Walking the Tightrope: The Balancing Act with Statutory Demands

Women balancing on a tightrope

September 9, 2015

Over the years we’ve dealt with a number of creditors’ statutory demands. The trajectory taken in each case has differed markedly, depending (as always) on the particular facts, but also the resources of the creditor, the solvency of the company at any given time, and the personal attitudes and outlook of the debtor. In some cases though, the use of a statutory demand as an enforcement tool has backfired significantly. The focus of this post is to caution those thinking of using this often highly efficient and effective tool against the potential drawbacks, with a view to avoiding disaster if not used correctly. 

For those who don’t know, in very general and simple terms, a statutory demand is like a bankruptcy notice for companies.In an almost analogous manner, a debtor can serve a statutory demand, in a compliant manner, in relation to one or more debts claimed to be owed by a company, and the legal significance in doing so is high. In one respect, statutory demands are even easier to use than bankruptcy notices, as they do not first require application and approval (or the payment of a corresponding fee). Similarly, a failure to comply with such a demand within strict time limits can have serious consequences with far-reaching implications. It is this seriousness and effectiveness, coupled with the relative ease of use in the initial stages, that makes them so attractive. 

If a debtor company fails to comply within the applicable time frame (usually 21 days from the date of service), a debtor company is generally presumed to be insolvent, much in the same way as the failure to comply with a bankruptcy notice is an act of bankruptcy. The creditor can then apply to have the company wound up in insolvency, and have a liquidator appointed to liquidate the company’s assets and repay the debt claimed (perhaps among others). Of course, there are other grounds for making such a winding up application, such as insolvent trading, but most of them require proof that is difficult to substantiate, and requires a lot more in terms of preparation, litigation and money. They are also liable to fail, given the uncertainties of litigation and the various defences open to a debtor company and / or its director(s). As such, a statutory demand brings another obvious benefit from the perspective of efficiency and certainty. However, they are not without their difficulties… 

Specifically, a company may apply to set a statutory demand aside (assuming the company disputes or otherwise will not or cannot pay the debt or negotiate with the creditor). However, the application must be made to the Court. In NSW, the Supreme Court has jurisdiction over such corporations matters, so things are automatically more expensive (for example, application filing fees for corporations are usually $2,886, and that is just to file the application, before doing anything else). While that cost must be incurred by the debtor company, it is relevant to the question of costs, as the loser will generally be ordered to pay the costs of the winner of a given case in matters dealt with in these higher jurisdictions. In other words, if the debtor company is successful in having the statutory demand set aside, the creditor who served the demand may end up having to pay their costs, including filing fees, if they do not withdraw the demand and ultimately lose on defending the application to set it aside. Further, a proper application must be done correctly in the approved form, and be accompanied by a supporting affidavit, which again, will in most cases result in the incurrence of further legal costs that the person serving the demand may end up liable to pay.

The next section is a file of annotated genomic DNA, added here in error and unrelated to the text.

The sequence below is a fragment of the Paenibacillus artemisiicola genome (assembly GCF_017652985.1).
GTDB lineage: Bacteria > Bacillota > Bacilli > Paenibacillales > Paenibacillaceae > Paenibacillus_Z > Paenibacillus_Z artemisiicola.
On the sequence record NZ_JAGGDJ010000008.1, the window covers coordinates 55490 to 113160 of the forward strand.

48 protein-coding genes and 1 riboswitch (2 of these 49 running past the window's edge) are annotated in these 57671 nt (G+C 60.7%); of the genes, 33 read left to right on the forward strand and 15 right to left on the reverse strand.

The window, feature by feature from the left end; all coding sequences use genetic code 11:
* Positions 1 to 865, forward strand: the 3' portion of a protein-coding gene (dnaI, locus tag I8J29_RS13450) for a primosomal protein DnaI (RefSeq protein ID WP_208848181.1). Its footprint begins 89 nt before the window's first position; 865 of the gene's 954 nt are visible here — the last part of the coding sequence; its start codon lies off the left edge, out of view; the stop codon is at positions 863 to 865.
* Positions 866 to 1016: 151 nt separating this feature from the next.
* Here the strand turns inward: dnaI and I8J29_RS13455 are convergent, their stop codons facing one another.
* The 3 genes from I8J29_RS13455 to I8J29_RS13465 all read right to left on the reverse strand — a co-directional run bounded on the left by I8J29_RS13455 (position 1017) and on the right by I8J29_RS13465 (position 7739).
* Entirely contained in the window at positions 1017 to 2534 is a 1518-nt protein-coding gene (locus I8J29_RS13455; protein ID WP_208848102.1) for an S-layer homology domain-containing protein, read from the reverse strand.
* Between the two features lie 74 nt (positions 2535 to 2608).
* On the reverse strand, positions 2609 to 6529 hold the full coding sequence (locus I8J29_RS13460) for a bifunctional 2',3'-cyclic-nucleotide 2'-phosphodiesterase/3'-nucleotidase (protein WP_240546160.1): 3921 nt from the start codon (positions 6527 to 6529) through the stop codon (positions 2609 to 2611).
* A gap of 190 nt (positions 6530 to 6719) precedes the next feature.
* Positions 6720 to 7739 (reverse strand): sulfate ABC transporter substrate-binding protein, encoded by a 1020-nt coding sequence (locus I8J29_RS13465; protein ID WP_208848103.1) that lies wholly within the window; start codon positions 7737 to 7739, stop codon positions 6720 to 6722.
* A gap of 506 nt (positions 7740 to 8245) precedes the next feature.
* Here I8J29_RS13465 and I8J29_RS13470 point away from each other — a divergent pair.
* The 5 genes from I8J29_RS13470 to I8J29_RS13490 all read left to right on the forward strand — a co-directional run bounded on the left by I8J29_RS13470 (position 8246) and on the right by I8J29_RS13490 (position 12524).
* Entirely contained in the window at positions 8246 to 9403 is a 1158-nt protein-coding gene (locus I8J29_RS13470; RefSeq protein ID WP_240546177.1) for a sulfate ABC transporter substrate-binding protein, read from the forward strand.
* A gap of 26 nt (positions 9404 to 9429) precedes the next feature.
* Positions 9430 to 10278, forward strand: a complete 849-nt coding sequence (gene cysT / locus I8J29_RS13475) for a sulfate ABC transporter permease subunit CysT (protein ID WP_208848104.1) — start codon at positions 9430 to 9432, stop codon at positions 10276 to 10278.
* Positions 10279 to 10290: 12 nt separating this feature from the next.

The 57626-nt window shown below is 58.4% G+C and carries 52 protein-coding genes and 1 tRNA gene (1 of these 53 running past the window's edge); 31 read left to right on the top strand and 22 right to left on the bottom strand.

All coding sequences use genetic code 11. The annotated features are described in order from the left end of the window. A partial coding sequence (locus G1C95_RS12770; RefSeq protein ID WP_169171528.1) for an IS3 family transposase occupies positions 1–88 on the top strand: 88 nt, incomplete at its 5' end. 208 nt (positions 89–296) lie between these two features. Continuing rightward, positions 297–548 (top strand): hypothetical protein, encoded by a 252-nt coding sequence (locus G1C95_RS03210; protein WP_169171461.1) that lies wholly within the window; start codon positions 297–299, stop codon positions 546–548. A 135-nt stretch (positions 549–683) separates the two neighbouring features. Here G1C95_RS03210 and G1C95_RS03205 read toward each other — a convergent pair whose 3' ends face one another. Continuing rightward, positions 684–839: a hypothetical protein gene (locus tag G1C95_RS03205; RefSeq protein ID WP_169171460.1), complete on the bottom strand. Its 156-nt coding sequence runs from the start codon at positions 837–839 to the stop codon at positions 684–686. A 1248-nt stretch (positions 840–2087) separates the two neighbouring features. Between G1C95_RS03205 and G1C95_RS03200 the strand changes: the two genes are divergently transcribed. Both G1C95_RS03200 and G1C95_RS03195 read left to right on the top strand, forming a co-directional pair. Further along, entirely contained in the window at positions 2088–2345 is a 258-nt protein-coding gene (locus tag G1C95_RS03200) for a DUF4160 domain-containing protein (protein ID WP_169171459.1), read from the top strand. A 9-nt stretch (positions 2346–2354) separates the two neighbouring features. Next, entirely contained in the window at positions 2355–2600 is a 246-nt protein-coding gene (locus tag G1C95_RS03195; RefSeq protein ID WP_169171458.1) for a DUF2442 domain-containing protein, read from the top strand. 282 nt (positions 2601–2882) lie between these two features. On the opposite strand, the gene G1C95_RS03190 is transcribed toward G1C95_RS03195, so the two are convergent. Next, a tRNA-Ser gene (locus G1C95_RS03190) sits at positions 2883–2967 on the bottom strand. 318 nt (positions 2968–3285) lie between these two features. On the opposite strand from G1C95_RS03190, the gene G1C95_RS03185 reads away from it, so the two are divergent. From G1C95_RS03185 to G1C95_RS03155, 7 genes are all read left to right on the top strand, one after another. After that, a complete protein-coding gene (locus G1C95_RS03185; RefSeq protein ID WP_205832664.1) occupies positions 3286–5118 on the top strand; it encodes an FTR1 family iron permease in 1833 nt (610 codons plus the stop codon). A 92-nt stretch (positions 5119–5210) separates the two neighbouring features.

When it comes to grounds for applying to set a statutory demand aside, all that is required is the successful illustration of a genuine dispute about the amount claimed, or the existence of an offsetting claim. However, the applicant need not go as far as actually proving the merits of that dispute or offsetting claim, but rather, only has to successfully raise it as being arguable and legitimate. 

While this would amount to an abuse of process, and carry other potential consequences accordingly, what this means is that a smart company could circumvent the process with a creative stretch of an argument in practice, and even end up with a costs order in their favour, with the result that the creditor employing efficiency and costs savings is several months down the track with none of their claimed debt repaid and a huge bill owing to the debtor. We have seen this happen in practice, and it can be disastrous, as you could imagine. 

Ultimately, the point is that people should approach these enforcement tools with extreme caution. While the upfront cost savings and strong non-compliance consequences can be attractive, things are not always guaranteed, and this option could end up in litigation and huge losses. Serious consideration should be given to the strengths, weakness and potential defences in each case before proceedings, to enable a strategic approach. Don’t take these options lightly, and always consult a lawyer with experience.

As always, we welcome anyone who would like to discuss related issues with us, so please do not hesitate to contact us.


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